Stuart Zender, the bass guitarist from Jamiroquai, responsible for co-writing hits like ‘Cosmic girl’ and ‘Virtual insanity’, hadn’t had a break in a long time. A genius in his prime, at forty-two, he was going through some sort of mid-life crisis.
Nobody had sacrificed their lives to him in order to create a hit in a long time. That is, in order to understand how individuals created those points of genius. One must understand what occurs for that moment of transcendence to occur.
In order for a hit to occur. In order for a musical track to ascend the musical charts and gain a prime position. An individual, in their star-struck bliss at meeting another individual, must commit suicide or have their lives taken away from them in order for the soul to be captured by the music and in that the soul ignites the artist and a hit is created.
That sort of thing hadn’t happened to Stuart Zender in a long time. His youth and some part of his energy from that youth had faded. It was magic, it was superstition, it was witchcraft, transcendence, escalation, eclectic super-humanism. But it was what it was. And for a hit single, one must produce a sacrifice through the experience of star-struck awesomeness. It hadn’t happened to Stuart Zender in a long time.
He was wandering around, leaving footprints on the globe. Travelling from place to place. He used to have a place in the world, now he was another lost soul, and just like with all lost souls, he was attempting to recapture that that once was. It was true, he owned a record company and was perhaps even a multi-millionaire.
But as he wandered around the streets of Phuket, Thailand. Drunk and intoxicated, wishing for something to happen, wishing for anything to happen. He stopped off at a mini-mart, convenience store, open all night. They were no longer serving alcohol… An inner rage seethed inside of him. And he was not afraid to show his rage to the peaceful Thai people, “Damn it! Damn all of these things to hell. I, like Shakespeare, like Beethoven, am forced to endure the situation where one is restricted on the permits of getting themselves shit-faced. What foul discretion, that falls upon thee, that I am subjected to this futile existence. Alas. Alas.”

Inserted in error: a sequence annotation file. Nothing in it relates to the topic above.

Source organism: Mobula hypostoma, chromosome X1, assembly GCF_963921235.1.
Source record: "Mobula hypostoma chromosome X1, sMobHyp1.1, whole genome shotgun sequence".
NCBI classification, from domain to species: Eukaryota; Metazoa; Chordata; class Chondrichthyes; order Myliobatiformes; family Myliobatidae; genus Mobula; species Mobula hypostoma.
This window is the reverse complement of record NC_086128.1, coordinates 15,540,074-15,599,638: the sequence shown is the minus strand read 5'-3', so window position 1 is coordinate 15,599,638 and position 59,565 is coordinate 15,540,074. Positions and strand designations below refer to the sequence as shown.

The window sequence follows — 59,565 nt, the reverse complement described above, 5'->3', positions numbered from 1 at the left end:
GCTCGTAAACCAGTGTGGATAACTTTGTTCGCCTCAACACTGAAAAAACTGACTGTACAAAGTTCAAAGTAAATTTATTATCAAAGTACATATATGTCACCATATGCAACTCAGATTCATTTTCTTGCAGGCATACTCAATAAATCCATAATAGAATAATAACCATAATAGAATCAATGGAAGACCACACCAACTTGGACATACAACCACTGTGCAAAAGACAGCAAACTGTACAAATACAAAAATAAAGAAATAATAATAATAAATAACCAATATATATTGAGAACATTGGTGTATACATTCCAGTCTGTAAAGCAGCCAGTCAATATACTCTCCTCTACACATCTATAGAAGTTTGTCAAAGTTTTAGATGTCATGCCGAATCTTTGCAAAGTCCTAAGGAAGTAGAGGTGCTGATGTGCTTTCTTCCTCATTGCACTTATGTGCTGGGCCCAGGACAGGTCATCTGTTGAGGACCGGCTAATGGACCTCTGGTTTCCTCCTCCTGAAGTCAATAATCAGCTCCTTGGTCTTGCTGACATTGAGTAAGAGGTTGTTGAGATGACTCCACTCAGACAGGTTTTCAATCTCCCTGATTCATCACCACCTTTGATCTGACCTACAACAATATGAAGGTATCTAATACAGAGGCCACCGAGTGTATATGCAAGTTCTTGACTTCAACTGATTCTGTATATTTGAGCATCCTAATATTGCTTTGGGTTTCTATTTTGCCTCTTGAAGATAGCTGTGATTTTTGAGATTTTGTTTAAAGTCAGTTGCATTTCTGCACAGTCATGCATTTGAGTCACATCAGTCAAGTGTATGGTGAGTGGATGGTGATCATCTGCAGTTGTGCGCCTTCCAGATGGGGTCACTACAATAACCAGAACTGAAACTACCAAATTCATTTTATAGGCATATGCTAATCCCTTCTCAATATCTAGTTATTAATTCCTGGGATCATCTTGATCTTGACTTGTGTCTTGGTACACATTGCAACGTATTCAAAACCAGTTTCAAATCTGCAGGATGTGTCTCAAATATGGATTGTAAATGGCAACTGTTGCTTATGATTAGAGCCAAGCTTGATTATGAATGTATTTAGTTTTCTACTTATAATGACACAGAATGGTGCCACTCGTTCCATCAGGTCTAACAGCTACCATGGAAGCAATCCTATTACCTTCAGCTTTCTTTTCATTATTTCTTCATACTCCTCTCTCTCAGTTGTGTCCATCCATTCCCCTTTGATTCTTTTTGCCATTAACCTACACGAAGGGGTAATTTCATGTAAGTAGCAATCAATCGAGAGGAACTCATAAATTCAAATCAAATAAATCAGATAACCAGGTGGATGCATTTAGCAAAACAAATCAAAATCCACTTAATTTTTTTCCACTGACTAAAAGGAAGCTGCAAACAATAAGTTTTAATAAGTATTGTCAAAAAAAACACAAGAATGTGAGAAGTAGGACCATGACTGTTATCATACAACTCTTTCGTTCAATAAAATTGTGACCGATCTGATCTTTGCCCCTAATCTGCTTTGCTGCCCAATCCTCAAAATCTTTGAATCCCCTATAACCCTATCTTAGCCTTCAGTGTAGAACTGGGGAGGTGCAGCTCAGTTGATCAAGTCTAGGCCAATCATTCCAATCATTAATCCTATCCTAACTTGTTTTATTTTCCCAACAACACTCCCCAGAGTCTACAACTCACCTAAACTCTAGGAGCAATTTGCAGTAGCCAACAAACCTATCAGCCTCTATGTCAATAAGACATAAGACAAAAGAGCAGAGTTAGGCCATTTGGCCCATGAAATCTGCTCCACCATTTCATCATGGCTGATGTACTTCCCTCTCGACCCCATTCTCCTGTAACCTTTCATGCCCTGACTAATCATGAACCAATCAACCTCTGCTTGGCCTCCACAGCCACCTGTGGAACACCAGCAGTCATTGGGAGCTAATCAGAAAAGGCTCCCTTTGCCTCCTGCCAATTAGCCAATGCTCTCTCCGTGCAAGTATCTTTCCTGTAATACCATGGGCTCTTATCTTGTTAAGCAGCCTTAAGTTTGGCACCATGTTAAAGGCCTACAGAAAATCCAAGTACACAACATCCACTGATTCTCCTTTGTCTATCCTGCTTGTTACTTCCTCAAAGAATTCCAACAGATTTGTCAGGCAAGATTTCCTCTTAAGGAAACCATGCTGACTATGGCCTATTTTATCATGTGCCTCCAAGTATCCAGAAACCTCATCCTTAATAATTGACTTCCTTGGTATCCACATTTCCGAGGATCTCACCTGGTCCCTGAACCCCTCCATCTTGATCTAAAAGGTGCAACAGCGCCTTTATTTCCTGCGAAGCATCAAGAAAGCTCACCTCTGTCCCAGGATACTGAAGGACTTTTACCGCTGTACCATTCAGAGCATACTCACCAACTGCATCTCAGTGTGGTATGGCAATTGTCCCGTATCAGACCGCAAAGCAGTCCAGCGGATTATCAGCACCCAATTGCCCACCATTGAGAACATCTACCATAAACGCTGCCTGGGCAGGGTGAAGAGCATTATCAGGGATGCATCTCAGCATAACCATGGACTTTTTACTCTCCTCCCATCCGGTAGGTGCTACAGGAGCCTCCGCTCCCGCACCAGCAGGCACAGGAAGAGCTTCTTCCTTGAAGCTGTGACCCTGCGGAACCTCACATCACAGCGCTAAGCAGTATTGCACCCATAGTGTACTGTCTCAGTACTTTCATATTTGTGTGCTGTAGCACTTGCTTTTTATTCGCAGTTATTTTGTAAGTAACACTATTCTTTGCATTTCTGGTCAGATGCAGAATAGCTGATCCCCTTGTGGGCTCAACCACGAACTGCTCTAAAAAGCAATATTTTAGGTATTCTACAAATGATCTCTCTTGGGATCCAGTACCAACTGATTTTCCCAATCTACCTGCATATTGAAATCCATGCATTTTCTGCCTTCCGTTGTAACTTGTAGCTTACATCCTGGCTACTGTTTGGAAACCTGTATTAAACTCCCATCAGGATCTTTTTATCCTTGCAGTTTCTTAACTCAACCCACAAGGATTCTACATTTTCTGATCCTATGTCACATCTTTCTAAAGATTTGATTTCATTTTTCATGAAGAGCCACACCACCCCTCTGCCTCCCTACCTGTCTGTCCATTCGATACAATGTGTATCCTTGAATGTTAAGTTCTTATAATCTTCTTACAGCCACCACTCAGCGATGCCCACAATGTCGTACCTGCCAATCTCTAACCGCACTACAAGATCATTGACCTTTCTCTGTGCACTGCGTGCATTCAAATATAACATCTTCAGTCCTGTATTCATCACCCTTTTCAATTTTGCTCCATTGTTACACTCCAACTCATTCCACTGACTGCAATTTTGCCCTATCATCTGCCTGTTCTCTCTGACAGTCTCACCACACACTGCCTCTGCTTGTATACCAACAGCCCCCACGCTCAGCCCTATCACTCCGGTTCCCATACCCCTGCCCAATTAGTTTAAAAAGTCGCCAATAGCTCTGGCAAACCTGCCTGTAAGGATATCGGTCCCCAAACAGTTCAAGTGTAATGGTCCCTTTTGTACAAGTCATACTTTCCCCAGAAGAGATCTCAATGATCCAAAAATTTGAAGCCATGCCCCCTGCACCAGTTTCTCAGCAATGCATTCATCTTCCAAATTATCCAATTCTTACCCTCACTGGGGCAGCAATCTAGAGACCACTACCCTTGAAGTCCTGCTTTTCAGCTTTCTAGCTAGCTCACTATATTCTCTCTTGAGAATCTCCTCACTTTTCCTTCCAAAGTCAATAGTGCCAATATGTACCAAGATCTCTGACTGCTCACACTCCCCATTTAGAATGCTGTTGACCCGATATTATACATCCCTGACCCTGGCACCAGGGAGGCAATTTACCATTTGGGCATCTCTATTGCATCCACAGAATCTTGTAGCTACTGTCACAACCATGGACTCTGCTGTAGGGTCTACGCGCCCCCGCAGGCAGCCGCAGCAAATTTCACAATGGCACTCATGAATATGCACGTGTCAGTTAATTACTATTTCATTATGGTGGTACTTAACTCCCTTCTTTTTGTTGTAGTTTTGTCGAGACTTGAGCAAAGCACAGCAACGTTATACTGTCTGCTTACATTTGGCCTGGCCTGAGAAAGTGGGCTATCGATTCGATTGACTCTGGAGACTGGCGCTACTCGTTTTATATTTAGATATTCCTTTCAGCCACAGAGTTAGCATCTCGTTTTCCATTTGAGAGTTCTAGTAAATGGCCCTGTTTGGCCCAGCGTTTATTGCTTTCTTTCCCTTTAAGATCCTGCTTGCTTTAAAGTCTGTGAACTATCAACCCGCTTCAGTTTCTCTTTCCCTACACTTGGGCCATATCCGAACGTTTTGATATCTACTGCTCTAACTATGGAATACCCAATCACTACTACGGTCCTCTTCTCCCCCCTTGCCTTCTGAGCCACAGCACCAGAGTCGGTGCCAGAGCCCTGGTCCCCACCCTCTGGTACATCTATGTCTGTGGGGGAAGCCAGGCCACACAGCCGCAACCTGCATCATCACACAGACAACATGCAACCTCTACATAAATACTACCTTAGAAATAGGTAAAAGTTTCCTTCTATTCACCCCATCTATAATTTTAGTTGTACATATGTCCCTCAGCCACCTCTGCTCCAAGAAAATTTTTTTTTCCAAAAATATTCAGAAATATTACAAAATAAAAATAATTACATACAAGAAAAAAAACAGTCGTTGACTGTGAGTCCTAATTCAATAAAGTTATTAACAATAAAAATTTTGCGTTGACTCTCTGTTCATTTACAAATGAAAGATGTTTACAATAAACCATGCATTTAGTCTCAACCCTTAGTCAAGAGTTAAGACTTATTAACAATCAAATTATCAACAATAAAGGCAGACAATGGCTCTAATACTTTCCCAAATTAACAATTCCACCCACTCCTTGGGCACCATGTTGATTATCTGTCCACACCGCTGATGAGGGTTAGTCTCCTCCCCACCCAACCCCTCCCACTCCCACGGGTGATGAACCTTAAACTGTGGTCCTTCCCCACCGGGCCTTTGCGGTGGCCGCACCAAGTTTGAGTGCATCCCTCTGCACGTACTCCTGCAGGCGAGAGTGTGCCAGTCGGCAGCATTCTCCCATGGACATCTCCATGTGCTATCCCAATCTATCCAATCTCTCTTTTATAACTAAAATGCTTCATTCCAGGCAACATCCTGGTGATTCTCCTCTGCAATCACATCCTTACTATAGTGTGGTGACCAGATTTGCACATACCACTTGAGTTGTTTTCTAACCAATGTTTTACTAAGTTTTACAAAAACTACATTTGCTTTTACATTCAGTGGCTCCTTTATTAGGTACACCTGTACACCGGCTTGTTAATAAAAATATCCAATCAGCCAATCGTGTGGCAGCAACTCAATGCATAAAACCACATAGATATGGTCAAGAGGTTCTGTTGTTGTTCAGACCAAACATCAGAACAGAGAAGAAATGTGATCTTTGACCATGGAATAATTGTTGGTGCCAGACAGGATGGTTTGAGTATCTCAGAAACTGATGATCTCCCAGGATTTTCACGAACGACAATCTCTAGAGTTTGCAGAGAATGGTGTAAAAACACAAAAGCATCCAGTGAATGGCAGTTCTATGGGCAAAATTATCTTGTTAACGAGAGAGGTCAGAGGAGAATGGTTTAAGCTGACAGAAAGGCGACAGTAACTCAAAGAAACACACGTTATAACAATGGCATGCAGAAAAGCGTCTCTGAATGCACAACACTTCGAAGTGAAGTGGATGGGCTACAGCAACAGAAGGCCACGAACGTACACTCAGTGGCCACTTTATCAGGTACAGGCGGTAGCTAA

That is when Edward walked in, noticing the man, he went to check on his sentiments, “Are you alright mate?”
“Who are you to ask me if I’m alright?”
“Me, I’m nobody, but are you alright?”
“Yes, I’m fine.”
And that is when the two sat down and had a heart to heart. Stuart, quite drunk at that point of time. Went into a tirade about becoming the gardener and no longer being the flower. He knew what he was going through. He didn’t need to be told. Edward listened. Then Stuart, in nonchalance, exposed his fame. Edward did not believe him. But in either case, whether he was famous or wasn’t famous, Edward didn’t really care. Edward had gone through enough things in the world that nothing really shocked him anymore.
Edward told Stuart of his first memory, another boy wiping his arse with a towel. Edward’s life had had these series of events throughout. It was true, he had liked the music that Stuart had helped produce. But he cared little for the ego that it evoked.
But he saw Stuart as another human being and although Edward wasn’t going to sacrifice his life in order to aid his music anytime soon. He wished him well in his own endeavours and journey.